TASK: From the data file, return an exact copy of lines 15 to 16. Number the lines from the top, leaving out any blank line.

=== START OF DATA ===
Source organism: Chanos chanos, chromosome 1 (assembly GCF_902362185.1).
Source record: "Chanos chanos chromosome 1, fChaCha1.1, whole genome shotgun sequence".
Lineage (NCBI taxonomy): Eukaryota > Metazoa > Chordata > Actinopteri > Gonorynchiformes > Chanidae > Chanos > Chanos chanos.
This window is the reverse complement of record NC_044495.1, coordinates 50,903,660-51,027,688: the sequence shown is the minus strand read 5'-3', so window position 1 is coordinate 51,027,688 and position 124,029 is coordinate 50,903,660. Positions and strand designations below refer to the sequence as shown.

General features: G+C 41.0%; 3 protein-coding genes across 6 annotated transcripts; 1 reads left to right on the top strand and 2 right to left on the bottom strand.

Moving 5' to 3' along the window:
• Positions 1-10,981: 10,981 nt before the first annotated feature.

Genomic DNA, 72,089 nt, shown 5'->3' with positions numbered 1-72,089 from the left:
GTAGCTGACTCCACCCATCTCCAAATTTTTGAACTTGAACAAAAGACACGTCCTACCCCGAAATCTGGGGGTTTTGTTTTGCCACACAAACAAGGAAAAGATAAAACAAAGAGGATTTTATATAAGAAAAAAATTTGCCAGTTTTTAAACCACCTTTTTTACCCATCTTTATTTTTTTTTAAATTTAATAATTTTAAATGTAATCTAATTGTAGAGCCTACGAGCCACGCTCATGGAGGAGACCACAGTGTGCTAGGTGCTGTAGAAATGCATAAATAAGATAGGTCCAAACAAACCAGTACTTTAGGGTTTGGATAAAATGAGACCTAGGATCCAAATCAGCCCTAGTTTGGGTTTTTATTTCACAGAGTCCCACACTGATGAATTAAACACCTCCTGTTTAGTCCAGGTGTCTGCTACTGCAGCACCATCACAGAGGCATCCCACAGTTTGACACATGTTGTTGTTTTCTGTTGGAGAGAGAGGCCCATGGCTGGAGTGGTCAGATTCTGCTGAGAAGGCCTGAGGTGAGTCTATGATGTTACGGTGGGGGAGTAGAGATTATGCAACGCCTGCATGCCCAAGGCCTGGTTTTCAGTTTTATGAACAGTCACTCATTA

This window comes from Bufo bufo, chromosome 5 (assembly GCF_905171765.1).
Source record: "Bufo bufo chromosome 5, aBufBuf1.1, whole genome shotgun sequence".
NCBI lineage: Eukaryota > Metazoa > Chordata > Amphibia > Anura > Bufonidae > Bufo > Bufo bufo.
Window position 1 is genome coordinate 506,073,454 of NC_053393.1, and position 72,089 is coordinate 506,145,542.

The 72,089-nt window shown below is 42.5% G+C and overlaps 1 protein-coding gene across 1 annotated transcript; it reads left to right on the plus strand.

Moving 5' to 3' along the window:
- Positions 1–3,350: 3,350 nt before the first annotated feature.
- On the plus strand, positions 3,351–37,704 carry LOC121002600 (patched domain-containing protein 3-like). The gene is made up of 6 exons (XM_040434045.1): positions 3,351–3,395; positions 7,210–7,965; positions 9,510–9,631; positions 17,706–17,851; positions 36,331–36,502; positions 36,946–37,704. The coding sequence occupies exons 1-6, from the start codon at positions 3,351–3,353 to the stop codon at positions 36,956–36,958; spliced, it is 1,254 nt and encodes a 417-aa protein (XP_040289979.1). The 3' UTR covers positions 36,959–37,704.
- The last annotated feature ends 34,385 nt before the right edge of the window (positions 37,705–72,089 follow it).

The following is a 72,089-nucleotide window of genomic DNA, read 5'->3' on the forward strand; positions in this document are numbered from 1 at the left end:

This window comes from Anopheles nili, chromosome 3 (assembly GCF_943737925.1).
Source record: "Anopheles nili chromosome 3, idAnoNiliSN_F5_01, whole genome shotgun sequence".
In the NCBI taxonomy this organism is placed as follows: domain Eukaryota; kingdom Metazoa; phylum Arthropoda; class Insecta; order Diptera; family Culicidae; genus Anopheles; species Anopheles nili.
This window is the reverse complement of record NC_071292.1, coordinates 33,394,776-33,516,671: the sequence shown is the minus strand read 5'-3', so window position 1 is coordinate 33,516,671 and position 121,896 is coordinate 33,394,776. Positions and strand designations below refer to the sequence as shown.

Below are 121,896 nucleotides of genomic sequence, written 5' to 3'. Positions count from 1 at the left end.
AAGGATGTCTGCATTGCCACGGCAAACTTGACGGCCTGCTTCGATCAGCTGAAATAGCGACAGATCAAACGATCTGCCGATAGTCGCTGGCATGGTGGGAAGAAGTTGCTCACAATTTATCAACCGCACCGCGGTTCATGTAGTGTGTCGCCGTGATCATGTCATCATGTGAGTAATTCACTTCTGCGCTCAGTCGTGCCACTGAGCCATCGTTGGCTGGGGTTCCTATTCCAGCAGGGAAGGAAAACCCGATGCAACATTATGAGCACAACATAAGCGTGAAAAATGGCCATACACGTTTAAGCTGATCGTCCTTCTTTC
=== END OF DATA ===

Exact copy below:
Moving 5' to 3' along the window:
- Positions 1–3,350: 3,350 nt before the first annotated feature.